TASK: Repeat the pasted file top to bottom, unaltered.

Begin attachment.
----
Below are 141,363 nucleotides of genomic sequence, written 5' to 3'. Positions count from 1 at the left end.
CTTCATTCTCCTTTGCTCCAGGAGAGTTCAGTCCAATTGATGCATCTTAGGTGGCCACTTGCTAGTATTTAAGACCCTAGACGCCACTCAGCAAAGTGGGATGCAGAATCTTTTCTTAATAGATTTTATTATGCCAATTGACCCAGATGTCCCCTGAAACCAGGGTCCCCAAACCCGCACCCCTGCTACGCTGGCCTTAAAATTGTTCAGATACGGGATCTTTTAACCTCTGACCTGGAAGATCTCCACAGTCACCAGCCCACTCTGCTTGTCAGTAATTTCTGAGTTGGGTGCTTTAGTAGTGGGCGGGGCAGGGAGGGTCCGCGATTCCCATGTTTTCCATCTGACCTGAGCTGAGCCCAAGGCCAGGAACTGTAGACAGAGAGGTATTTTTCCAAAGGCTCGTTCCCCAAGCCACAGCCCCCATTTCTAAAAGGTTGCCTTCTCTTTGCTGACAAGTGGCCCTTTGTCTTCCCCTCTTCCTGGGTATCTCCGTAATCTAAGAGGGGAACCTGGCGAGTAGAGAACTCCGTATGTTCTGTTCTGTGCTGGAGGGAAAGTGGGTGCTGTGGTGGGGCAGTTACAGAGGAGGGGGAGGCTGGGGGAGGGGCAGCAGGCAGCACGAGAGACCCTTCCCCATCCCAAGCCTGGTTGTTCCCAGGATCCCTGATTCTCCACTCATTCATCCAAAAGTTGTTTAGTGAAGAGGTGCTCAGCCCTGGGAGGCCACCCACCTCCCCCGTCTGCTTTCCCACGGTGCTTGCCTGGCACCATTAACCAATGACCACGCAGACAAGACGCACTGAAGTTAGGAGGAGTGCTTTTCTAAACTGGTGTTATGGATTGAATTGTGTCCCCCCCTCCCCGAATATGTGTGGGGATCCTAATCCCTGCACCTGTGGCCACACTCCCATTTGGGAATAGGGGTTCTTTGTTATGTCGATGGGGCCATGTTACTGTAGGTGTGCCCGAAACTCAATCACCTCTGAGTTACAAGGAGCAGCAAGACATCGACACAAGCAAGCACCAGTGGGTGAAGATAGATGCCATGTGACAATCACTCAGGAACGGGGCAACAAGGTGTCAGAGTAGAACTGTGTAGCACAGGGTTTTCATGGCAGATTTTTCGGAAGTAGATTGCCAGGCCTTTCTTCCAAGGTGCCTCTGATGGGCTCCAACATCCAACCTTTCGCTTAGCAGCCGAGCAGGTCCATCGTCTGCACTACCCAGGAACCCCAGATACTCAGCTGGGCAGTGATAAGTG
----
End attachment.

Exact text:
Below are 141,363 nucleotides of genomic sequence, written 5' to 3'. Positions count from 1 at the left end.
CTTCATTCTCCTTTGCTCCAGGAGAGTTCAGTCCAATTGATGCATCTTAGGTGGCCACTTGCTAGTATTTAAGACCCTAGACGCCACTCAGCAAAGTGGGATGCAGAATCTTTTCTTAATAGATTTTATTATGCCAATTGACCCAGATGTCCCCTGAAACCAGGGTCCCCAAACCCGCACCCCTGCTACGCTGGCCTTAAAATTGTTCAGATACGGGATCTTTTAACCTCTGACCTGGAAGATCTCCACAGTCACCAGCCCACTCTGCTTGTCAGTAATTTCTGAGTTGGGTGCTTTAGTAGTGGGCGGGGCAGGGAGGGTCCGCGATTCCCATGTTTTCCATCTGACCTGAGCTGAGCCCAAGGCCAGGAACTGTAGACAGAGAGGTATTTTTCCAAAGGCTCGTTCCCCAAGCCACAGCCCCCATTTCTAAAAGGTTGCCTTCTCTTTGCTGACAAGTGGCCCTTTGTCTTCCCCTCTTCCTGGGTATCTCCGTAATCTAAGAGGGGAACCTGGCGAGTAGAGAACTCCGTATGTTCTGTTCTGTGCTGGAGGGAAAGTGGGTGCTGTGGTGGGGCAGTTACAGAGGAGGGGGAGGCTGGGGGAGGGGCAGCAGGCAGCACGAGAGACCCTTCCCCATCCCAAGCCTGGTTGTTCCCAGGATCCCTGATTCTCCACTCATTCATCCAAAAGTTGTTTAGTGAAGAGGTGCTCAGCCCTGGGAGGCCACCCACCTCCCCCGTCTGCTTTCCCACGGTGCTTGCCTGGCACCATTAACCAATGACCACGCAGACAAGACGCACTGAAGTTAGGAGGAGTGCTTTTCTAAACTGGTGTTATGGATTGAATTGTGTCCCCCCCTCCCCGAATATGTGTGGGGATCCTAATCCCTGCACCTGTGGCCACACTCCCATTTGGGAATAGGGGTTCTTTGTTATGTCGATGGGGCCATGTTACTGTAGGTGTGCCCGAAACTCAATCACCTCTGAGTTACAAGGAGCAGCAAGACATCGACACAAGCAAGCACCAGTGGGTGAAGATAGATGCCATGTGACAATCACTCAGGAACGGGGCAACAAGGTGTCAGAGTAGAACTGTGTAGCACAGGGTTTTCATGGCAGATTTTTCGGAAGTAGATTGCCAGGCCTTTCTTCCAAGGTGCCTCTGATGGGCTCCAACATCCAACCTTTCGCTTAGCAGCCGAGCAGGTCCATCGTCTGCACTACCCAGGAACCCCAGATACTCAGCTGGGCAGTGATAAGTG